It's nearly a month into football season and fans are riled up over referees. The NFL locked out its regular refs and the replacements are taking the heat for a weekend of blunders capped by a Monday night meltdown. The Nation's Dave Zirin talks with guest host Celeste Headlee about the NFL's officiating issues.
Football fans are furious. Bettors are out an estimated $150 million. Gov. Scott Walker of Wisconsin — the Republican who's famous for battling with organized labor — is on the side of the referees union. And the NFL is in something of a "prevent defense," saying that nothing can be done to change the outcome.
Well, as if NFL fans weren't ticked off enough about the replacement referees who are officiating this season's games, we bring you last night. The Seattle Seahawk's beat the Green Bay Packers in the final seconds to win 14 to 12, at least that's how the refs on the field saw it. The outcome is prompting new calls for the NFL and its regular officials to settle this labor dispute that prompted the league to lock out their officials in June. Joining me to talk about last night is NPR sports correspondent Tom Goldman.
We Googled the phrase: It's difficult to replace. And auto-complete suggested a couple things people clearly find difficult to replace: a radiator, a garbage disposal, a catalytic converter. Well, how about an NFL official? For three weeks now, NFL games have been officiated by replacement refs, due to a labor dispute, and things have been getting ugly.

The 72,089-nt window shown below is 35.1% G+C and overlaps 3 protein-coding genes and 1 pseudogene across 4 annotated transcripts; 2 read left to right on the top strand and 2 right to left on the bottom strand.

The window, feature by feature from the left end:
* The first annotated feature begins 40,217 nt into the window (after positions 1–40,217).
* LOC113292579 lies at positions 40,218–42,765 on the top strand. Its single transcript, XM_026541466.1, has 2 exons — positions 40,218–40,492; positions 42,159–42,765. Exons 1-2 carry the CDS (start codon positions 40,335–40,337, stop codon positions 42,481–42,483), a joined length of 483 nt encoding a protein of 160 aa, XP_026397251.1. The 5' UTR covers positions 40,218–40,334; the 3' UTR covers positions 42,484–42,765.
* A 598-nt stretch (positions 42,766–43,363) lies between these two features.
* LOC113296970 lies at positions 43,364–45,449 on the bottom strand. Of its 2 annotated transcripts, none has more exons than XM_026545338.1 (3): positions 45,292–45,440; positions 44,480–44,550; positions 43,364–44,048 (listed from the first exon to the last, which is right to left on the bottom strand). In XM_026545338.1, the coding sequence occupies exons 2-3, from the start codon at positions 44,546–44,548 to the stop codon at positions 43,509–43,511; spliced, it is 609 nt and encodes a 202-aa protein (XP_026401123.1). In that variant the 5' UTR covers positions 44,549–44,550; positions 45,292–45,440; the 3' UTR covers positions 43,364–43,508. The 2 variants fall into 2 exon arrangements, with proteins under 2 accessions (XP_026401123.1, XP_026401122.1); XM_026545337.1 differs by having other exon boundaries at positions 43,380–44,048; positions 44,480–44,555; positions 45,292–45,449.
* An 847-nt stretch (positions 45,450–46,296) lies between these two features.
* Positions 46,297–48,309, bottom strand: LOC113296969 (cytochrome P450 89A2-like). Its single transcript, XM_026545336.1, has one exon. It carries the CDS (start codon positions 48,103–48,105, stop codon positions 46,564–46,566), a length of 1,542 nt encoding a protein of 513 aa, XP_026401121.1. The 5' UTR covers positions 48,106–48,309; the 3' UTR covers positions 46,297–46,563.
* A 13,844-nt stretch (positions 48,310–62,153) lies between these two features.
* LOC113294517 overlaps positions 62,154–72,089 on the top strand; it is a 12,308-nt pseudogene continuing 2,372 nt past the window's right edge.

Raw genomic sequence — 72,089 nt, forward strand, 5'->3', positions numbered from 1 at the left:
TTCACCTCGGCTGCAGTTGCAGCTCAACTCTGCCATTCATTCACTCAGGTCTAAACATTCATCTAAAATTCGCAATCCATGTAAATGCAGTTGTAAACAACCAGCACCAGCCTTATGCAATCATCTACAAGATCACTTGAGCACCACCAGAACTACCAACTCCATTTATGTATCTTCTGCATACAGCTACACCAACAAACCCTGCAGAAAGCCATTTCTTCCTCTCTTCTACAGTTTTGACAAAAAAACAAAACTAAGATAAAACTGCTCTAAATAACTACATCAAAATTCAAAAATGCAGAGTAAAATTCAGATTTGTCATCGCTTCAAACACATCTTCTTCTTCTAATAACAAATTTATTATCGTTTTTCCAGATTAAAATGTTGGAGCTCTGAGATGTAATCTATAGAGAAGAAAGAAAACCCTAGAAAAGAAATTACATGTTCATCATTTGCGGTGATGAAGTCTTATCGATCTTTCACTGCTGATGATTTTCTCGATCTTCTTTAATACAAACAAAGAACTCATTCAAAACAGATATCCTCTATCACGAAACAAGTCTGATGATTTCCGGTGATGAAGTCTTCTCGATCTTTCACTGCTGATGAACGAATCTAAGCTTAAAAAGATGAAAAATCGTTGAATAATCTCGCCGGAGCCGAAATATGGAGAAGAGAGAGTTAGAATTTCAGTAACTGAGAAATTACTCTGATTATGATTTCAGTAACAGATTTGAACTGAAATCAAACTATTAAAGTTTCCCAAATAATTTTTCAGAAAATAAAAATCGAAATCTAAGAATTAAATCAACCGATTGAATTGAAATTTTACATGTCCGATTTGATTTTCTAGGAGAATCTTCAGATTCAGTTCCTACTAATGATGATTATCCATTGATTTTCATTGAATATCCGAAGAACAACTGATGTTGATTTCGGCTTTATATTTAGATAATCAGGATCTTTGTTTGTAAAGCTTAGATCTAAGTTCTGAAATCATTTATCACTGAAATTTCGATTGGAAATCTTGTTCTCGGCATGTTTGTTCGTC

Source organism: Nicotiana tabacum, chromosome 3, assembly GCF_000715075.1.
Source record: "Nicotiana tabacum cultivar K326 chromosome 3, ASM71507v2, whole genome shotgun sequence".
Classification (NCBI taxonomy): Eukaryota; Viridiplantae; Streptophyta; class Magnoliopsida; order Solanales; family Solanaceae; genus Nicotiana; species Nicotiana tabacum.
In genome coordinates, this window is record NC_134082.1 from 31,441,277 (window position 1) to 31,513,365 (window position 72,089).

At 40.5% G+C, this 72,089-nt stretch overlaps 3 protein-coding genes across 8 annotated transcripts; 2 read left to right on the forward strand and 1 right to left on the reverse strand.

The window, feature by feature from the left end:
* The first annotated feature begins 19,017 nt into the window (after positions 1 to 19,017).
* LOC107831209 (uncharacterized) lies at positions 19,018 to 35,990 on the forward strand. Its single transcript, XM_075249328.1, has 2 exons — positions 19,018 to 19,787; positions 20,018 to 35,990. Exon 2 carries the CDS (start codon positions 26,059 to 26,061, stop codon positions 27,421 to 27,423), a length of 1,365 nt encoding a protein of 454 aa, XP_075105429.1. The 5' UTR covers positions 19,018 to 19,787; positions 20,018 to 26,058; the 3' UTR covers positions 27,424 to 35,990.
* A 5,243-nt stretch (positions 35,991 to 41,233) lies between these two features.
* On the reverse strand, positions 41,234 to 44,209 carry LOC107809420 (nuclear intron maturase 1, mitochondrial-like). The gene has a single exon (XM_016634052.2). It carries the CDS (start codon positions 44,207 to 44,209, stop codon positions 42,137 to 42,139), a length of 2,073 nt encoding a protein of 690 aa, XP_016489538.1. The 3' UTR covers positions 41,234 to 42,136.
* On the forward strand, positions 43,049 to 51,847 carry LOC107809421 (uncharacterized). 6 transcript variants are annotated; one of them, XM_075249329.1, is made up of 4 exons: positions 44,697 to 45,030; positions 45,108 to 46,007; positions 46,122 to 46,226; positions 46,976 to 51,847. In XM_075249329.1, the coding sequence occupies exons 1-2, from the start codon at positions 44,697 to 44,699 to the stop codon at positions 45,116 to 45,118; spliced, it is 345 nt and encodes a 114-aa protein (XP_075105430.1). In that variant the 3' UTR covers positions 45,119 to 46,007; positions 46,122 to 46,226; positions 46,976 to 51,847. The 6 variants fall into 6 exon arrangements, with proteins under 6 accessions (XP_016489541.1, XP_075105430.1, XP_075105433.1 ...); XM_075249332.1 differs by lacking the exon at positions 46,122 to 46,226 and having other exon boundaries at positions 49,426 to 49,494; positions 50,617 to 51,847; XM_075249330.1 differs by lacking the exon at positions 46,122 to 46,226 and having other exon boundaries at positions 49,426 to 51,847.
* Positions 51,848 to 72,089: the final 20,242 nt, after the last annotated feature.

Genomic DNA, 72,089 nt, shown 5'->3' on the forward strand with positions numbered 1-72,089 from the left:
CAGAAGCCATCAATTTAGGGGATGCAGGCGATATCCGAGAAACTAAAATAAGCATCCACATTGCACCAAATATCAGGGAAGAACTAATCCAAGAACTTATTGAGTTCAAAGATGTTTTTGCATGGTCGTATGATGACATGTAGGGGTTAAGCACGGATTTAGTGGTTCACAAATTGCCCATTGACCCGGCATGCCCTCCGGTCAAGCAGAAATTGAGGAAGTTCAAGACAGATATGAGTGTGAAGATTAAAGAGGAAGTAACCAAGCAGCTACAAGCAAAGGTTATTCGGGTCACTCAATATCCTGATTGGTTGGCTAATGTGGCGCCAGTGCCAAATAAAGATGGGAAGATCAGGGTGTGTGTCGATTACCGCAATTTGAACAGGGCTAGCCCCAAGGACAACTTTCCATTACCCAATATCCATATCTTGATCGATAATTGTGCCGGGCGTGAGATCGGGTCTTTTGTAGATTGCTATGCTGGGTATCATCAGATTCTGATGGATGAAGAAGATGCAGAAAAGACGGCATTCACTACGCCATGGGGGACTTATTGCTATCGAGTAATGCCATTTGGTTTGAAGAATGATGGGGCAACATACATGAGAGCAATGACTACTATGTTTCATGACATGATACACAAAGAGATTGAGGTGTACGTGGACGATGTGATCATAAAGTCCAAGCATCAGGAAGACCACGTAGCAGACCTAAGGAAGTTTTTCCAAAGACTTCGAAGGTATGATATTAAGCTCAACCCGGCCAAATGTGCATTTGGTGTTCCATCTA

For more, we're joined by NPR's Mike Pesca. Hi, Mike.
It's ALL THINGS CONSIDERED from NPR News. I'm Audie Cornish.
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And I'm Robert Siegel. The National Hockey League has rejoined the ranks of pro sports with labor problems. The league this week locked out its players and canceled all preseason games this month. If you feel like you've heard this story before, that's probably because the NHL lost an entire season to a lockout eight years ago. Sportswriter Stefan Fatsis joins us now as he does most Fridays. Hi, Stefan.
Despite complaints from NFL coaches and players, the league and its locked-out officials are no closer to reaching a deal than they were last week, according to reports. The two sides are separated by "significant and serious economic gaps," an anonymous source tells the AP.
A representative of the NFL Referees Association confirmed that talks had taken place, but he would not go into detail, the AP reports.
Originally published on Fri September 21, 2012 4:58 pm
Credit Carolyn Kaster / AP
Niles Paul had a problem. The second-year tight end for the Washington Redskins couldn't stop his teammates from stealing his Capri Sun. You know, Capri Sun — those sugary-sweet packets of juice that come in triangular foil containers with their own straws attached.